Place a floor jack underneath the differential of your rear axle and raise it high enough so that the tires are lifted off the ground a bit. Proceed to remove the lug nuts and the wheels off your Jeep and set them aside. If this is the first time removing your Jeep's rear brake drums for service or replacement, you will need to first remove a couple of retaining clips securing it in place. Once off, you can throw them away as the will not be reused. With the retaining clips off, you should be able to pull off your Jeep's brake drums with little effort.
If it will not come off, check to make sure you do not have your parking brake engaged. Lay some newspaper under your drum brake assembly and then liberally and thoroughly spray everything down with brake cleaner.
DO NOT use compressed air to clean your brakes. Starting with the driver side drum brake, use a pair of needle nose vice grips to clamp on, unhook and remove your Jeep's brake shoe spring.
Using a pair of needle nose pliers, lift up and remove your Jeep's brake shoe adjuster lever spring. Pull the adjuster lever downward and then unhook it from the adjuster lever pin attached to your Jeep's brake shoe. Using a pair of vice grips, clamp onto the brake shoe return spring attached to the forward facing brake shoe and then pull it off the anchor pin.
Rotate the return spring out and remove it from your Jeep's forward facing brake shoe. Again, using a pair of vice grips, clamp onto the brake shoe return spring attached to the rear facing brake shoe and then pull it off the anchor pin.
Rotate the return spring out and remove both it and the adjuster lever cable guide from your Jeep's rear facing brake shoe. Remove your Jeep's drum brake adjuster lever cable from the anchor pin. Your Jeep's drum brake adjuster screw is loosely held in by compression. Carefully spreading your Jeep's brake shoes apart will allow you to remove it with ease. Again, carefully spread apart your Jeep's brake shoes enough to remove the parking brake strut and springs. Reach behind your Jeep's drum brake backing plate and press on the hold down spring pin.
Then, using a brake spring compressor tool, push on the brake shoe hold down spring retainer and give it a twist to release it from the pin. Remove the shoe and repeat the process on the opposite shoe. Once the rear facing brake shoe is removed, flip it down and unhook the parking brake lever from it. Remove the adjuster lever spring from the pin on your Jeep's rear facing brake shoe. Take your new rear facing brake shoe and install the adjuster lever spring pin. Install your Jeep factory adjuster lever spring onto the new rear facing brake shoe pin.
Apply a dab of axle or multipurpose grease to the 6 contact surfaces of your Jeep's drum brake backing plate. Install the hold down spring and retainers onto your new forward facing brake shoe.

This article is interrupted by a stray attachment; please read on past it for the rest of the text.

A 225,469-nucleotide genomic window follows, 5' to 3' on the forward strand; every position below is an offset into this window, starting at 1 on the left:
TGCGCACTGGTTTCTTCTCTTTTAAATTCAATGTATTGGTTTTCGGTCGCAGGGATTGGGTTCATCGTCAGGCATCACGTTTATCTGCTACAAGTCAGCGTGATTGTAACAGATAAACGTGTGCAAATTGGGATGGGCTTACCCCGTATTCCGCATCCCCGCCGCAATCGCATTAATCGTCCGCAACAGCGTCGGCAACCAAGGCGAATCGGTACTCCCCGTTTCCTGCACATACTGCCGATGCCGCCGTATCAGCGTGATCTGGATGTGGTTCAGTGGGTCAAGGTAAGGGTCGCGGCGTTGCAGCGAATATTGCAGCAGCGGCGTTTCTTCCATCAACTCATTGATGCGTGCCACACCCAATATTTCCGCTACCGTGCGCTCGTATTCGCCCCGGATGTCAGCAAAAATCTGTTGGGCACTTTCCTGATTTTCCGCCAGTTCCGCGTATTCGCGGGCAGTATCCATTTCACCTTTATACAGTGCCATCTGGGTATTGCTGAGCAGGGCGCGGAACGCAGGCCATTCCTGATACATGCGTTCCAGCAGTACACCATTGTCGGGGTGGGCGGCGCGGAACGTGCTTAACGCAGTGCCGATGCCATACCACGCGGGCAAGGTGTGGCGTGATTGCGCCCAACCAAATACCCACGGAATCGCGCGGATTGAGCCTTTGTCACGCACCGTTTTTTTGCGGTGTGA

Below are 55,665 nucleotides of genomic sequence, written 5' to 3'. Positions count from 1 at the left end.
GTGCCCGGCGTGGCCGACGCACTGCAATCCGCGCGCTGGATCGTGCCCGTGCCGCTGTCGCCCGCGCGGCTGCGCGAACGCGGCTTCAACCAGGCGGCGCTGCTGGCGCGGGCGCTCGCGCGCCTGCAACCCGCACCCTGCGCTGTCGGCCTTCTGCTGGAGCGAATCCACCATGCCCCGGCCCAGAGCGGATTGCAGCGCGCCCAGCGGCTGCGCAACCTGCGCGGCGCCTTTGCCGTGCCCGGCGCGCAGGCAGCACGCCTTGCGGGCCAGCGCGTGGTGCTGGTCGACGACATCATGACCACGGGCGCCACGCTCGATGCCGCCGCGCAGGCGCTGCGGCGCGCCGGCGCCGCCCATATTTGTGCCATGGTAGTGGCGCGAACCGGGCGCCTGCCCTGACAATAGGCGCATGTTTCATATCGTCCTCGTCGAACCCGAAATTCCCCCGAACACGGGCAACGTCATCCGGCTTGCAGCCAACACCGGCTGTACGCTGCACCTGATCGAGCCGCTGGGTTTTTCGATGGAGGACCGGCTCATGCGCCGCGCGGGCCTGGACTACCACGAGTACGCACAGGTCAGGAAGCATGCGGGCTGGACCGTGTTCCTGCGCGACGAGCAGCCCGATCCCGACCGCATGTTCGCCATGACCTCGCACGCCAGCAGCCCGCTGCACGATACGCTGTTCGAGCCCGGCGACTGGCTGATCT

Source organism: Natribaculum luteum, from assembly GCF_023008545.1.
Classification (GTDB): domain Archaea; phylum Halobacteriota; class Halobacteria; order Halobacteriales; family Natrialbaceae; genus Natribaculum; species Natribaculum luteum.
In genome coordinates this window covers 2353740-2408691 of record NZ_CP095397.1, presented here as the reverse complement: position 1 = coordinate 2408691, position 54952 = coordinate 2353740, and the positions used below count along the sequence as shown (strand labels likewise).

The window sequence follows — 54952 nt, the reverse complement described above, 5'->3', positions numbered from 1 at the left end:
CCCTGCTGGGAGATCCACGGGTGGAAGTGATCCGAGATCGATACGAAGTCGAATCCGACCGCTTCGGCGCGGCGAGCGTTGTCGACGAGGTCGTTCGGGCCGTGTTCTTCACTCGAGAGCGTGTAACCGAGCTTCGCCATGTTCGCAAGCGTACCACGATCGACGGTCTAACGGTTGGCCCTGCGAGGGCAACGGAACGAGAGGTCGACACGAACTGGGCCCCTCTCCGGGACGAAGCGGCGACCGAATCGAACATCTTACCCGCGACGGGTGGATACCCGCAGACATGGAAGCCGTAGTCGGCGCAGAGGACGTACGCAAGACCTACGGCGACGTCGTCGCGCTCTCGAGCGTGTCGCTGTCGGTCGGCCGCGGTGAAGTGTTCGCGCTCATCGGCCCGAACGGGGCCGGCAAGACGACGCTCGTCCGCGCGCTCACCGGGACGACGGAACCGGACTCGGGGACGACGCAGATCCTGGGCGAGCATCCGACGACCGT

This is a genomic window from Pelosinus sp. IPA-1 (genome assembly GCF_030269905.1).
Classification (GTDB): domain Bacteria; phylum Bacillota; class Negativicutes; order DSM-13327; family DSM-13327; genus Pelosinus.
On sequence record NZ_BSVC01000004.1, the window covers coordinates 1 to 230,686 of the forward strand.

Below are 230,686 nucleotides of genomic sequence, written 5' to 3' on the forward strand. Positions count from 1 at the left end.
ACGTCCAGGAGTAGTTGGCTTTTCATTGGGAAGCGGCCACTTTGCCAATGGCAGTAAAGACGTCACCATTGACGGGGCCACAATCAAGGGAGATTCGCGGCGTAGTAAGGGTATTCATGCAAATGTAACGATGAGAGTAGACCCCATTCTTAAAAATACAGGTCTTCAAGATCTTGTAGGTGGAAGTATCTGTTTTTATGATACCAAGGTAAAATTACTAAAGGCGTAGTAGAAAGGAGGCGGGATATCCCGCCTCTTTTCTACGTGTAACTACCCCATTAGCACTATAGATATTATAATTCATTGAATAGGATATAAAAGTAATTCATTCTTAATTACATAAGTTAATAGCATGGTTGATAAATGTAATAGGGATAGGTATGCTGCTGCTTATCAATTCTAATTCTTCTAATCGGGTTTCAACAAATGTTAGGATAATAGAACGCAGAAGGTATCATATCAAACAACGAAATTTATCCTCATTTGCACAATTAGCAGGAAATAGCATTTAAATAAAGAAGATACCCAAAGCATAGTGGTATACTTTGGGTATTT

Then, reach behind your Jeep's drum brake backing plate and press on the hold down spring pin. Using a brake spring compressor tool, push on the brake shoe hold down spring retainer, feed the pin through the center of it and give it a twist to lock it onto the pin. Hook your Jeep's parking brake lever into the new rear facing brake shoe and then secure the shoe onto the backing plate using the factory hold down spring and pin.
Make sure the new forward and rear facing brake shoes are properly seated into your Jeep's brake shoe caliper piston. Attach your Jeep's adjuster lever cable back onto the anchor pin and leave dangling for now. Install the shoe return spring onto the new rear facing brake shoe making sure that the adjuster cable guide is properly seated.
Then, pull the spring and hook it back onto the anchor pin using a pair of vice grips. Reinstall your Jeep's parking brake strut and springs onto your new brake shoes.
Install the shoe return spring onto the new forward facing brake shoe. Then, pull and hook it back onto the anchor pin using a pair of vice grips. Thoroughly clean your Jeep's drum brake adjuster screw with brake cleaner and then apply some spray lube to the threads of it. Remove and thoroughly clean your Jeep's adjuster screw pivot with brake cleaner, apply spray lube to it and then reinstall it. Carefully spread your Jeep's new brake shoes apart just a bit and install the adjuster screw between them.
Route your Jeep's adjuster cable over the guide on the rear facing brake shoe. Reinstall your Jeep's adjuster lever onto the adjuster lever pin and then secure it in place by hooking the adjuster lever spring back on top of it. Reinstall your Jeep's brake shoe spring using a pair of needle nose vice grips.
Reinstall the brake drum onto your Jeep's axle and repeat the whole process again on the passenger side. Reinstall your wheels on your wheels, lower your Jeep back onto the ground and tighten your lug nuts to 95 ft. Then, continue to the Rear Drum Brake Adjustment instructions below. Typically, no adjustments are needed to the brakes unless you have just replaced the drums, shoes or have removed the shoes for other reasons.
Below are instructions on how to adjust your rear drum brakes using a brake spoon adjuster tool. Then, using a flat head screwdriver, remove the access hole rubber plug on your Jeep's drum brake backing plate.
Insert a brake spoon into the access hole so that it engages the teeth on the adjuster screw. Then, rotate the adjuster screw until there is a slight drag when you rotate your Jeep's wheel. Using a small flat head screwdriver, push the adjuster lever away from the adjuster screw star wheel and back it off with the brake spoon until it no longer drags when you rotate your Jeep's wheel. Reinstall the access hole rubber plug and repeat process on the opposite drum brake.
Lower your Jeep back onto the ground and then complete the adjustment to your rear drum brakes by driving your Jeep forward and then come to a complete stop. Drive your Jeep in reverse and then come to a complete stop.
Repeat this process times to equalize the rear drum brake adjusters. It is important to come to a complete stop each time as a rolling stop will not activate the auto adjusters. Verify that your break pedal should have a nice firm feel about it. Also, your parking break lever shouldn't need to be pulled up as far to engage properly anymore.
That's it, you've just completed your Jeep's rear brake service and adjustment. Be sure to take your brake shoe cores back to the part store you bought your new shoes from. You should receive a core deposit refund for them.
Please email me with any questions you might have.